Ora Houston shows good side of contribution limits

Ora Houston photo
Council Member Ora Houston

Hopefully by the end of the business hours on Monday we’ll be able to look at every candidate’s campaign finance filling that will tell us how much money they raised during the first half of 2018. As of Sunday night, however, we’ve only got some early bird filers. The committees that file early usually have raised little to no money because the candidate is not running for re-election or because the group is defunct or dormant (e.g. Mike Levy’s “The Committee For An Even Minimally Sane and Rational Government”).

But even the least notable campaign finance reports can ocasionally offer an interesting glimpse behind the curtain of local politics. For instance, the $3,720 that Council Member Ora Houston, who recently announced she’s not running for re-election, reported receiving over the past six months.

More than half of it –– $2,200 –– she received on Feb. 19 from four employees of Journeyman Construction Inc. Three of the top company leaders and their spouses maxed out ($350 each) to Houston, while another employee gave $100.

Coincidentally, I just wrote a story about a residential development that JCI is proposing in North Austin. I wouldn’t be surprised, in light of these contributions, if JCI is also involved in a project in Houston’s district that it was hoping to get her support on. It will be interesting to see if they spread the wealth around to other Council members.

Another couple that maxed out to Houston was Bob & Kay Gregory. Bob is the head of Texas Disposal Systems, the local garbage company that is very good at convincing City Council that what is good for TDS is good for Austin.

Then there was another developer who contributed the $350 max. Yes, developers are people too and they have political opinions (or volunteer commission service) that are not necessarily linked to their business interests, but it’s hard to imagine a developer contributing to an erratic anti-development Council member for reasons that are not business-related. The same goes for Gregory.

Anyway, what is nice about this picture is how little money those who are ostensibly contributing to exert influence are able to give. A $350 maximum makes it very hard for a single donor to make a big impact and hold that impact over the head of an elected official. At the very least he (it’s usually a he) has to mobilize a bunch of other allies to max out. If the contribution limits were much higher, then bigwigs would have an even greater impact on campaigns and wield greater influence over Council members once they’re in office.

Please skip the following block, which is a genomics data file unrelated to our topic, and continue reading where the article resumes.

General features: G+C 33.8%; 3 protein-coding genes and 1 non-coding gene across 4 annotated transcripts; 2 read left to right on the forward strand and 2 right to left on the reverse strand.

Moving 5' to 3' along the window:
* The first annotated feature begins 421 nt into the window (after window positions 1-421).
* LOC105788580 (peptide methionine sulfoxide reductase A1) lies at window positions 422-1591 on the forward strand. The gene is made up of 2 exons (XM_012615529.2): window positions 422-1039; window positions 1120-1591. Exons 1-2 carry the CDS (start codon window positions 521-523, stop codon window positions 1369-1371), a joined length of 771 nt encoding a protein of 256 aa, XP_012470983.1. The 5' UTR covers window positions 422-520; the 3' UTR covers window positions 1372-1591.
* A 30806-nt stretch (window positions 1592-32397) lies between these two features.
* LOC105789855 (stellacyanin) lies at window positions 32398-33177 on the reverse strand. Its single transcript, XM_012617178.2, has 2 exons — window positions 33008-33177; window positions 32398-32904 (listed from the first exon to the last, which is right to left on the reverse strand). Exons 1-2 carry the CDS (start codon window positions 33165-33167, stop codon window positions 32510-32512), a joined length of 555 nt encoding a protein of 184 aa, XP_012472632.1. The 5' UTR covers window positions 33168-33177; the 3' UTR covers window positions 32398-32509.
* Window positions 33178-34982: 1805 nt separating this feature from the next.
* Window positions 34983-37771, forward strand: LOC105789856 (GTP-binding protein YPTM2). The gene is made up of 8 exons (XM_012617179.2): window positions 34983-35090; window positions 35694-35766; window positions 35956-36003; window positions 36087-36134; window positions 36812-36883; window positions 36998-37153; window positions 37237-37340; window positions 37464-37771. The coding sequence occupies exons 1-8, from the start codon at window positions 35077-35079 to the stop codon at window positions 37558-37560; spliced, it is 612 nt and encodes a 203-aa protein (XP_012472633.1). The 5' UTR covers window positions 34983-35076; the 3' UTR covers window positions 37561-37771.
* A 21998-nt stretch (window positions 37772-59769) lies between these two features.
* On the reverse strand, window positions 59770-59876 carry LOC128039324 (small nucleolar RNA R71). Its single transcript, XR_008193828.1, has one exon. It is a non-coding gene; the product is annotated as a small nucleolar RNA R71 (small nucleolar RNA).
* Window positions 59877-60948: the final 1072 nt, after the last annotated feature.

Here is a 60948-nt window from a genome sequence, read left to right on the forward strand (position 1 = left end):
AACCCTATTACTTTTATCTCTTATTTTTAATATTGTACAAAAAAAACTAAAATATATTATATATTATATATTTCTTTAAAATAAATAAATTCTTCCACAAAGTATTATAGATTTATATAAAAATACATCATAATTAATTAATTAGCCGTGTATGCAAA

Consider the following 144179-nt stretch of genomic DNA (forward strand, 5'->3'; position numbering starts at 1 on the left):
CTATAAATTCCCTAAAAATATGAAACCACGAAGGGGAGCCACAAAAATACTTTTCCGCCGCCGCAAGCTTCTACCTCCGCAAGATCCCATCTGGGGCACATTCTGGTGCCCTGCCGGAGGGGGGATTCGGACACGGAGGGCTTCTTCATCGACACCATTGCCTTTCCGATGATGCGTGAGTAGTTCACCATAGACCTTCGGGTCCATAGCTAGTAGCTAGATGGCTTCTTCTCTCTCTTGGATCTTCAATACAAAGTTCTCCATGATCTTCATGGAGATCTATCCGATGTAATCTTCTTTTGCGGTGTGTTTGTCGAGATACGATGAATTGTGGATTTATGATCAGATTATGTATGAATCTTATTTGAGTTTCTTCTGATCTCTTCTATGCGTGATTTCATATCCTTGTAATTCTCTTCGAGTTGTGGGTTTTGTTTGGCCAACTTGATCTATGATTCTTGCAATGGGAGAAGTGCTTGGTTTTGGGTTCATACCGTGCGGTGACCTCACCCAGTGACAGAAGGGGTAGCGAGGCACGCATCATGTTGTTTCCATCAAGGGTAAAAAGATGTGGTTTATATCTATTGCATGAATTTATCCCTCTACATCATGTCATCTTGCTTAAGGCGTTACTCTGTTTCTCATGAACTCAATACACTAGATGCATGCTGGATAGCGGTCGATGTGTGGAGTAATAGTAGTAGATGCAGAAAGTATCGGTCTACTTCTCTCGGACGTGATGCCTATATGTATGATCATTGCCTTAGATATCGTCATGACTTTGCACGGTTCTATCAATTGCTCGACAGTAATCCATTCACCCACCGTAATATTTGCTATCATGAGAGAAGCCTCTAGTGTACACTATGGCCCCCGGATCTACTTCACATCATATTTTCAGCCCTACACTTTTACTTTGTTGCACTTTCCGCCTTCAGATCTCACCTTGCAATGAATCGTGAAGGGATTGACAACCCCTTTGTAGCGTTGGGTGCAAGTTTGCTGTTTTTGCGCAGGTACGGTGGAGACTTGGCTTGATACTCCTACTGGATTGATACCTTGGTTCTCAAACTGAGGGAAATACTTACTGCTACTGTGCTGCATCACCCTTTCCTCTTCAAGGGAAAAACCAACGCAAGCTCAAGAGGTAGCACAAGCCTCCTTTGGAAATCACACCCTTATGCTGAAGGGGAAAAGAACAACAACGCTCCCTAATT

The dark side of low contribution limits is that it does not restrict candidates from pouring gazillions of their own money into their campaigns. Hence, with the stroke of a pen Steve Adler is able to inject his campaign with an amount of money that a less affluent candidate could only get by convincing over a thousand separate people to contribute $350.

Being rich is always an advantage in politics (despite what Mitt Romney’s 2012 campaign may have you believe), but it’s an even bigger advantage when you make it hard on non-rich candidates to raise money. In Austin, even a local notable who has built up a big rolodex of donors over the years will struggle to play ball with a candidate who can write a five or six-figure check to his own campaign. “How much money can you give your campaign?” is one of the first questions a campaign strategist asks a candidate.

Another dark side of contribution limits is the advantage it grants incumbents or members of the political establishment in general. Special interest donors will always give to elected officials in the hopes of maintaining or building relationships with those in power. That means that during her term in office, a Council member can amass a warchest by getting those donors to max out each year, whereas the challenger typically only has a year to raise money.

Now, there used to be city rules that dealt with this advantage for incumbents: elected officials used to have to relinquish the majority of leftover funds from a campaign after they were elected. And they were not allowed to begin raising money until six months before Election Day. Those rules are no longer in place after they were ruled unconstitutional by a federal court. Bummer.

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